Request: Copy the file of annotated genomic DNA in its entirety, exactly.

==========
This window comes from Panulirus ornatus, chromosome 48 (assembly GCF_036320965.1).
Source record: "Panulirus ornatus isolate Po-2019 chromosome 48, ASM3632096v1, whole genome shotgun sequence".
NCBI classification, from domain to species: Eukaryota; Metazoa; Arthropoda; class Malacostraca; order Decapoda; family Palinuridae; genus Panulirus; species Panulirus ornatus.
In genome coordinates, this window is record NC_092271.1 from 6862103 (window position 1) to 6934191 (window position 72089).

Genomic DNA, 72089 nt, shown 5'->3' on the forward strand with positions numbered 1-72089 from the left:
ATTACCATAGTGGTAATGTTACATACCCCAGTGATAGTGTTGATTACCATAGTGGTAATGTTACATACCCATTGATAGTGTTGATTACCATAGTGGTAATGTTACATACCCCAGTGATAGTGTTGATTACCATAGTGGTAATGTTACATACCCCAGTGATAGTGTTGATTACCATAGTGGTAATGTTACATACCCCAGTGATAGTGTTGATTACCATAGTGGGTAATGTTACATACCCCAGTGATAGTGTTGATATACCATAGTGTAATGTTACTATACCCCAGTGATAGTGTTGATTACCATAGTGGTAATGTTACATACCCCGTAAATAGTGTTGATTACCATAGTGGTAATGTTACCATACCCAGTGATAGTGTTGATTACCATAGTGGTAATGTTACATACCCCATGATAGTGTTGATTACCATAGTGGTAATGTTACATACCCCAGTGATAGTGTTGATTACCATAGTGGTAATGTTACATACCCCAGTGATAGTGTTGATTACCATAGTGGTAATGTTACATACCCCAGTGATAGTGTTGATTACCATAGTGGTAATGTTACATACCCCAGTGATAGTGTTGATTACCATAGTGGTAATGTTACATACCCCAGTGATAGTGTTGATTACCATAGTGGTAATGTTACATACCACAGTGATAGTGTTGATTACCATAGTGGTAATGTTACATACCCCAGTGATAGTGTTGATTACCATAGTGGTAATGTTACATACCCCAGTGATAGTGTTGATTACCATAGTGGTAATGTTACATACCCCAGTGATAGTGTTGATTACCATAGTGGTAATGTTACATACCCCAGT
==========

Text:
This window comes from Panulirus ornatus, chromosome 48 (assembly GCF_036320965.1).
Source record: "Panulirus ornatus isolate Po-2019 chromosome 48, ASM3632096v1, whole genome shotgun sequence".
NCBI classification, from domain to species: Eukaryota; Metazoa; Arthropoda; class Malacostraca; order Decapoda; family Palinuridae; genus Panulirus; species Panulirus ornatus.
In genome coordinates, this window is record NC_092271.1 from 6862103 (window position 1) to 6934191 (window position 72089).

Genomic DNA, 72089 nt, shown 5'->3' on the forward strand with positions numbered 1-72089 from the left:
ATTACCATAGTGGTAATGTTACATACCCCAGTGATAGTGTTGATTACCATAGTGGTAATGTTACATACCCATTGATAGTGTTGATTACCATAGTGGTAATGTTACATACCCCAGTGATAGTGTTGATTACCATAGTGGTAATGTTACATACCCCAGTGATAGTGTTGATTACCATAGTGGTAATGTTACATACCCCAGTGATAGTGTTGATTACCATAGTGGGTAATGTTACATACCCCAGTGATAGTGTTGATATACCATAGTGTAATGTTACTATACCCCAGTGATAGTGTTGATTACCATAGTGGTAATGTTACATACCCCGTAAATAGTGTTGATTACCATAGTGGTAATGTTACCATACCCAGTGATAGTGTTGATTACCATAGTGGTAATGTTACATACCCCATGATAGTGTTGATTACCATAGTGGTAATGTTACATACCCCAGTGATAGTGTTGATTACCATAGTGGTAATGTTACATACCCCAGTGATAGTGTTGATTACCATAGTGGTAATGTTACATACCCCAGTGATAGTGTTGATTACCATAGTGGTAATGTTACATACCCCAGTGATAGTGTTGATTACCATAGTGGTAATGTTACATACCCCAGTGATAGTGTTGATTACCATAGTGGTAATGTTACATACCACAGTGATAGTGTTGATTACCATAGTGGTAATGTTACATACCCCAGTGATAGTGTTGATTACCATAGTGGTAATGTTACATACCCCAGTGATAGTGTTGATTACCATAGTGGTAATGTTACATACCCCAGTGATAGTGTTGATTACCATAGTGGTAATGTTACATACCCCAGT